7. Keep it positive—and yes, keep it light.

Dating is meant to be a fun way to get to know another person. You may have some skeletons in the closet or a personality disorder, but your first encounter isn't the appropriate time to talk about your dope-addicted brother or your buckets full of daddy issues. Too much information can be perceived as high maintenance and off-putting—if you're going to work out, there will be time to create trust and open up on a deeper level without fear of being judged or brushed off, but your first happy hour convo ain't the time or place to get deep. People can be very snooty about small talk—"Oh, it's so fake, I prefer genuine interaction." Sure. But if you master small talk, you can subtly assess if you're interested in someone—without spilling your guts everywhere.

8. Ask a bunch of questions.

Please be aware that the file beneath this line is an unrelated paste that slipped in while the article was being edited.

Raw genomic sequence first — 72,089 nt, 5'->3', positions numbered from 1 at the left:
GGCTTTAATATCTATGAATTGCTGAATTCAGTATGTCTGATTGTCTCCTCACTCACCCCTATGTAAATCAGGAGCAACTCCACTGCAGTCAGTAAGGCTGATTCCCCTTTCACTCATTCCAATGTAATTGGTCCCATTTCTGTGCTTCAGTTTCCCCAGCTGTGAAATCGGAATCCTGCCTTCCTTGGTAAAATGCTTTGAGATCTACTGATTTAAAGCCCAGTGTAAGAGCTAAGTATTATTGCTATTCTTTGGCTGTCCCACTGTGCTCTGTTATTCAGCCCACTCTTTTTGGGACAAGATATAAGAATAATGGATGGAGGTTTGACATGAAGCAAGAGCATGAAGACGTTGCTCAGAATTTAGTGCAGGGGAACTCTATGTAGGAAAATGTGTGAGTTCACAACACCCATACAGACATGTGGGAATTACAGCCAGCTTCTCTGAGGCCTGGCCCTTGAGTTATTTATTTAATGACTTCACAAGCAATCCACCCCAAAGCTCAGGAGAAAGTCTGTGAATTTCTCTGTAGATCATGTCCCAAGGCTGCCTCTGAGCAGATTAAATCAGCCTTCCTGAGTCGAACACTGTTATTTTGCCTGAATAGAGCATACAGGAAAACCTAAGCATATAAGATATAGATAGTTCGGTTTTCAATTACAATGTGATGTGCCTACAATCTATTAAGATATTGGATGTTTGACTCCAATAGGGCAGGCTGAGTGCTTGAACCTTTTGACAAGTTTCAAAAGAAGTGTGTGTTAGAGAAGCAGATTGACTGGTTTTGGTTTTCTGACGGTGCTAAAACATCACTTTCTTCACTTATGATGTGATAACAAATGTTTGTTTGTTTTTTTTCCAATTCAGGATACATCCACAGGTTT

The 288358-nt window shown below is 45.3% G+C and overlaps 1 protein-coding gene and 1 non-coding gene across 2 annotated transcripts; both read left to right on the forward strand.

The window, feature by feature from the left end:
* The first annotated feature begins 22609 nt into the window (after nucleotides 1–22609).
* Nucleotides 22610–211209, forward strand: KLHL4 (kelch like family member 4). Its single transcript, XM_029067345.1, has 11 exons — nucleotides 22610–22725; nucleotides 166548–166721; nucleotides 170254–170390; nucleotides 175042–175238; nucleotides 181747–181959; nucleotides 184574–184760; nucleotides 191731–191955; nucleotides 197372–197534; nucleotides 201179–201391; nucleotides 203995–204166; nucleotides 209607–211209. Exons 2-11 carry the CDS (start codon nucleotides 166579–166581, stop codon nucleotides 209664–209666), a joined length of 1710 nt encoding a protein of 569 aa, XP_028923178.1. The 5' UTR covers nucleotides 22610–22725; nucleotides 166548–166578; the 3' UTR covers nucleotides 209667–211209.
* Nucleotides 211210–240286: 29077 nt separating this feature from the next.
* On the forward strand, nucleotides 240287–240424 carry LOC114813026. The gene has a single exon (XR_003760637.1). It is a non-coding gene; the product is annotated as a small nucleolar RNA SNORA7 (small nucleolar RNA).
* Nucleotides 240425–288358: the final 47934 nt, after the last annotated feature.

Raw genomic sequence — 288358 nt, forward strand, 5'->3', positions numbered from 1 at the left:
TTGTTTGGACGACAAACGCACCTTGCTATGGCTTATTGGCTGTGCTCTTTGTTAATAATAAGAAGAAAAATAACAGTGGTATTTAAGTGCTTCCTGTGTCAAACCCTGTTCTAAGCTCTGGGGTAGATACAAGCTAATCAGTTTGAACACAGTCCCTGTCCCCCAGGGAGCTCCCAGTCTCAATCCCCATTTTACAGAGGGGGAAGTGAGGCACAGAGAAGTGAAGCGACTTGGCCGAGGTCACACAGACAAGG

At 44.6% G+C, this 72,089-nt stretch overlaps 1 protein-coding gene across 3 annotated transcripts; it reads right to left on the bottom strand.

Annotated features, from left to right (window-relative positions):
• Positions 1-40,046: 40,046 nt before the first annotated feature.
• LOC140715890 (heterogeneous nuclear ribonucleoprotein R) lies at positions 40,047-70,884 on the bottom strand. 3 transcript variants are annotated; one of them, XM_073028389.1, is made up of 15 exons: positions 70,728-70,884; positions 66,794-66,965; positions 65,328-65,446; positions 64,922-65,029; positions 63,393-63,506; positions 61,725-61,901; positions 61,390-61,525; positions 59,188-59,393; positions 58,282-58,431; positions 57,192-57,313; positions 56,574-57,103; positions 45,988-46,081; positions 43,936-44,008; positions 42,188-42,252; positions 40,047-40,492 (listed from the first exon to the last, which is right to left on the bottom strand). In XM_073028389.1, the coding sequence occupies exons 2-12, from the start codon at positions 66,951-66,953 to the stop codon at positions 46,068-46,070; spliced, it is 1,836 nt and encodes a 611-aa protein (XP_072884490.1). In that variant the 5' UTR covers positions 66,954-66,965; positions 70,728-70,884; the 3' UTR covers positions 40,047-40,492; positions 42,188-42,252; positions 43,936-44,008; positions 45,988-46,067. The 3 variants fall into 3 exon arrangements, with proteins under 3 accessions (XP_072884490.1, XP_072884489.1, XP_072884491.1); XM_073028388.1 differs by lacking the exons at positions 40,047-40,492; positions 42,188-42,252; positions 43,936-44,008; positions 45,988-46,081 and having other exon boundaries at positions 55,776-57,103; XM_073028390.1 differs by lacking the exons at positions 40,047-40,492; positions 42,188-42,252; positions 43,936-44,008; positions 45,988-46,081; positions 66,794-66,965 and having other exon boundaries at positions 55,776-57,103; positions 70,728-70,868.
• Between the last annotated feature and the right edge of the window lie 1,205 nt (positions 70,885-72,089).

If you meet someone you really like who's outdoorsy, sure, you could pretend that you're really into spending time in the wilderness—even if the closest you've ever gotten to nature is drinking cocktails on the beach. And the truth is, this isn't always the worst tactic: If you're open to trying what they're into, you may open yourself up to experiences you'll enjoy. This could be the start of you discovering that hey, you actually like kayaking, or whatever.

But there's an easier path: Just ask your date tons of questions about their interests. People love to talk about themselves, and this way, you don't have to pretend you know about something you don't, which can be stressful, frankly.